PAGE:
Women now account for nearly a third of all entrepreneurs in France. We met with three of them,...
Women Entrepreneurs—Strength in Networks
In May 2018, the Women Initiative Foundation—in partnership with BNP Paribas Wealth Management and with support from CEDE – ESSEC—published a study on entrepreneurship and gender stereotypes in Europe. Its goal was to measure diversity in entrepreneurship and learn more about the obstacles facing women entrepreneurs. Results and analysis below.
Four factors of gender inequality in entrepreneurship
According to a survey of 400 men and women entrepreneurs in France, Germany and Italy:
- Family plays an essential role in the decision to start a business. As a model, families can act as facilitators since women entrepreneurs are often daughters of entrepreneurs (80% in Italy, 37% in Germany and 25% in France). Family is also an obstacle. “Family constraints that impinge on work” are seen as the primary barrier to women entrepreneurs (and also mentioned by 90% of Italian women entrepreneurs surveyed).
- An unsatisfactory salary environment is the primary motivation for starting a business, cited by women entrepreneurs in all three countries. This is felt even more strongly among those under 35.
- According to the people surveyed: “Women entrepreneurs are pragmatic and good at listening, non-authoritarian, non-combative and nonpolitical … Men are ambitious, authoritarian and strategic, but not good at listening and unethical.” Stereotypes can have a strong hold on perceptions! The myth of the self-confident and political male entrepreneur is especially prevalent among the women surveyed. This perception of women can generate self-censorship and a lack of self-confidence among women entrepreneurs. In fact, women entrepreneurs share a feeling of low self-confidence: this is the case for 86% of French women surveyed and 63% of German women. This lack of self-confidence presents a stubborn barrier keeping women from starting a business.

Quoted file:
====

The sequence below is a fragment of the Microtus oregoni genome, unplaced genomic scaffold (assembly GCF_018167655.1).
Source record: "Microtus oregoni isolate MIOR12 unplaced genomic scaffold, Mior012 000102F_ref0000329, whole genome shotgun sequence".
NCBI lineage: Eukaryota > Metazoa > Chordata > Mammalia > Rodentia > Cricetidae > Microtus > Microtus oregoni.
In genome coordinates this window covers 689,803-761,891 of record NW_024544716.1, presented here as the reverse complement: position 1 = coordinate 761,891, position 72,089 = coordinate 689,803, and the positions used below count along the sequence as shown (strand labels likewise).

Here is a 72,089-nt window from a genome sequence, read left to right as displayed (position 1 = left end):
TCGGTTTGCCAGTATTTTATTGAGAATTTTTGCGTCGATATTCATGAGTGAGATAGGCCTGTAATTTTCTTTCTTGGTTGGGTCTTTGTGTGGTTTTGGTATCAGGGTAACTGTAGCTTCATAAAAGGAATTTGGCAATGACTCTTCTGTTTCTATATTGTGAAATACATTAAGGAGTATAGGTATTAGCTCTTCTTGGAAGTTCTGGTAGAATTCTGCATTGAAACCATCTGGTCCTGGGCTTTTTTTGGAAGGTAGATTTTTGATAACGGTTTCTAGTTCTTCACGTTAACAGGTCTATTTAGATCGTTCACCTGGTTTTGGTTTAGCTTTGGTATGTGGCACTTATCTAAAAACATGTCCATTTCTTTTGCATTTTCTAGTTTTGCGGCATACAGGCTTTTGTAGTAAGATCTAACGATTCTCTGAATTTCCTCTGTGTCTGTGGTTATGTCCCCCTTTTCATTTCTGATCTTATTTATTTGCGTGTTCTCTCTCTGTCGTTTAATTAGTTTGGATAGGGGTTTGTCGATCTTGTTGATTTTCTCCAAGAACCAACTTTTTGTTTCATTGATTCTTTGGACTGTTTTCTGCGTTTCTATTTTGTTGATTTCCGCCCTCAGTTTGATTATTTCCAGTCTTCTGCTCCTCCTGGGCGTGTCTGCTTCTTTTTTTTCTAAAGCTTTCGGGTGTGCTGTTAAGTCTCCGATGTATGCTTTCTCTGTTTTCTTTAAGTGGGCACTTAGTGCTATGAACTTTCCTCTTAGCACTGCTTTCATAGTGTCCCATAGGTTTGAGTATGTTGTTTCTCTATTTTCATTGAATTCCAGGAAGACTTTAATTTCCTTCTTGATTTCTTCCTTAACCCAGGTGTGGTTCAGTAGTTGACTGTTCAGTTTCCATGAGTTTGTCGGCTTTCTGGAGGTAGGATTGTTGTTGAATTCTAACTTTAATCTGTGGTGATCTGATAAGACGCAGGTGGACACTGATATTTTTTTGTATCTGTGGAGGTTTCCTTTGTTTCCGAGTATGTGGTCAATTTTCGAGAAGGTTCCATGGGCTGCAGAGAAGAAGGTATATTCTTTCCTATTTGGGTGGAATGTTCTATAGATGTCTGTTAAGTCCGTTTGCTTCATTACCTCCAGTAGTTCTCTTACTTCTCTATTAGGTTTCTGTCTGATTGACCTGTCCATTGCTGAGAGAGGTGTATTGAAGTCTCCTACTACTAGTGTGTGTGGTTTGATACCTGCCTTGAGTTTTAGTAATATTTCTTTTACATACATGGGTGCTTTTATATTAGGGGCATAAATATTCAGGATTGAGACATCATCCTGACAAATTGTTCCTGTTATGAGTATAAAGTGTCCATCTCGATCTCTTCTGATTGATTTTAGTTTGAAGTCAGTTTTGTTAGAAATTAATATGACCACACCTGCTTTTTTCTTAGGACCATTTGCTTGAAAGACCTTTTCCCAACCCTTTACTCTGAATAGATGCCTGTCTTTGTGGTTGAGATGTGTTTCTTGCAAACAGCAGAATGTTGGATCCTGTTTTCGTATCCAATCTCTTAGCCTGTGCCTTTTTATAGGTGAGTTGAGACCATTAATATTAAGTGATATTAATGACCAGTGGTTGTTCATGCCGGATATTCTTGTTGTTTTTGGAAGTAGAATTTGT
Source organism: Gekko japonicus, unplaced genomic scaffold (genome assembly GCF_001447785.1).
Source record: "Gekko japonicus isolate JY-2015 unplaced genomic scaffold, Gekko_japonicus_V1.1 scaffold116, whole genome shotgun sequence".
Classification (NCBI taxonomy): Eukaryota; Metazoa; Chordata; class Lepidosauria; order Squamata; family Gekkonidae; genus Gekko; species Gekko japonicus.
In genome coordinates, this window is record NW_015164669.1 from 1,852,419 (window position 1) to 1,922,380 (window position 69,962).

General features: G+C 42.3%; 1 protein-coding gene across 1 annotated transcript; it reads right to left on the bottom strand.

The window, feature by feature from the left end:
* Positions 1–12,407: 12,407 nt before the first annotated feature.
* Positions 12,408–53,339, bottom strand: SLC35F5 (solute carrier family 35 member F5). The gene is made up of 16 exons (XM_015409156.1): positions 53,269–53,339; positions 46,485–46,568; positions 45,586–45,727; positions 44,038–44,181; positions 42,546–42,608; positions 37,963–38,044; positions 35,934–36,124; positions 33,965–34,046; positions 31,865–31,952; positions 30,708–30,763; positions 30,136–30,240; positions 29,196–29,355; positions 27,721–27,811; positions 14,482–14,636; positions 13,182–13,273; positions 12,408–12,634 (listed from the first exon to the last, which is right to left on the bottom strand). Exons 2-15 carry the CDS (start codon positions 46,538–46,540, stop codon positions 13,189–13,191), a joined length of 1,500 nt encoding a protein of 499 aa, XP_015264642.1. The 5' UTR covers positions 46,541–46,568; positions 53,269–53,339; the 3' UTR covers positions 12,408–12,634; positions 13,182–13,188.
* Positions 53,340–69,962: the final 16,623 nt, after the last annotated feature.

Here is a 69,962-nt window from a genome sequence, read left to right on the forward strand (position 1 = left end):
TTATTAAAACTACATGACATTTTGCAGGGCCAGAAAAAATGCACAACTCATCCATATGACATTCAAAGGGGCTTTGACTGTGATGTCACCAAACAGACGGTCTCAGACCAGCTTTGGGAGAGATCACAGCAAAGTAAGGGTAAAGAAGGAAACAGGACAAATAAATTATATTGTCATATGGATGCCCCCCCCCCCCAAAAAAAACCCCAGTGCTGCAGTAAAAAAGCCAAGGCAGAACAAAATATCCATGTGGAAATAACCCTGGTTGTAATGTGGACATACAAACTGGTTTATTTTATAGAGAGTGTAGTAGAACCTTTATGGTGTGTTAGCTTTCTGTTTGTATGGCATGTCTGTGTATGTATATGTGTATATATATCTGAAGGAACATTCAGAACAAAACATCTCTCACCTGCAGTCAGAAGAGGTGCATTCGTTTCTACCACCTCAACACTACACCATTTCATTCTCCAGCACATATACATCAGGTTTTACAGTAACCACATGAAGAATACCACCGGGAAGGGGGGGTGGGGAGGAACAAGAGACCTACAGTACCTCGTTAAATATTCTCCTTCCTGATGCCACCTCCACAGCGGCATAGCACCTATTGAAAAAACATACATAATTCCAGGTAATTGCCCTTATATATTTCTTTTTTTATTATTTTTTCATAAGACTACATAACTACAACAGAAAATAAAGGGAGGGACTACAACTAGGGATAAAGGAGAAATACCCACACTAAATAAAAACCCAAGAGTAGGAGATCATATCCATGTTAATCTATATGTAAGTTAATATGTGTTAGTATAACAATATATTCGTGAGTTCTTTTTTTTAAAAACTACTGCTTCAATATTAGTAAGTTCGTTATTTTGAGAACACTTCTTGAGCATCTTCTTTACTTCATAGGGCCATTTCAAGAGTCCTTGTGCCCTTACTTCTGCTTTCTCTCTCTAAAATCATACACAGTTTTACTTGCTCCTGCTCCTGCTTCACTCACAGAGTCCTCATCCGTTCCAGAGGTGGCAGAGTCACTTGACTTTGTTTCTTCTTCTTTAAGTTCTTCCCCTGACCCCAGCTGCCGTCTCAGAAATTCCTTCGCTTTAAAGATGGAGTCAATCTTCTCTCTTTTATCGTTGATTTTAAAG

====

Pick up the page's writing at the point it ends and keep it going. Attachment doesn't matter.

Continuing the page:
- Women also take a different approach to their company’s capital—90% of women entrepreneurs prefer to maintain control of their capital, compared with 67% of men, which often neutralizes the size effect of their firms (smaller on average for women entrepreneurs). Men envisage more growth through acquisitions (40% compared with 31% of women) or creating subsidiaries (45% compared with 34% of women). Women show a preference for launching new products with their current business (82% compared with 77% of men), which leads to a slower rate of organic growth.
How can women break through these barriers?
In light of these findings, the Women Initiative Foundation has defined a set of recommendations that BNP Paribas works to implement:
- Expand the study, conducted in 2017, in order to better understand the mechanisms of gender inequality
- Drive institutions (notably financial institutions) to consider policies to support women entrepreneurs
- Organize advanced strategy training to develop leadership skills for women
- Reinforce mentoring programs
With the Women Entrepreneur program on Stanford’s campus , the Group notably helps women entrepreneurs exercise their leadership and accelerate their business’s growth. The program combines lectures, business/incubator tours and networking sessions among participants. Since it was created four years ago, the program has contributed to the professional and personal development of 150 women entrepreneurs.
Unity makes strength
BNP Paribas encourages the creation of mutual aid networks to learn the ropes of research and financing, acquire the building blocks of self-confidence, and shatter glass ceilings. In this light, the Group has developed a dense network of advisors specialized in women’s entrepreneurship, networking events and workshops on specific themes. The “Connect Hers” support program combines tutoring and networking to create an optimal environment for women’s entrepreneurship, by providing women entrepreneurs with financing and expertise, as well as connecting them with the right people at the right time.
The Group also partnered with the Women’s Forum for the Economy and Society. The purpose of this international event is to improve female representation and gender parity among society’s leading bodies.
BNP Paribas also offers many other events dedicated to building a tight-knit community of women entrepreneurs. That is the aim of Women Inspiring the Future, a forum devoted to women entrepreneurs in Belgium, and the BNP Paribas Global Prize for Women Entrepreneurs, which has recognized an exceptional woman entrepreneur each year since 2017.
Crédit photo header ©igor_kravtsov
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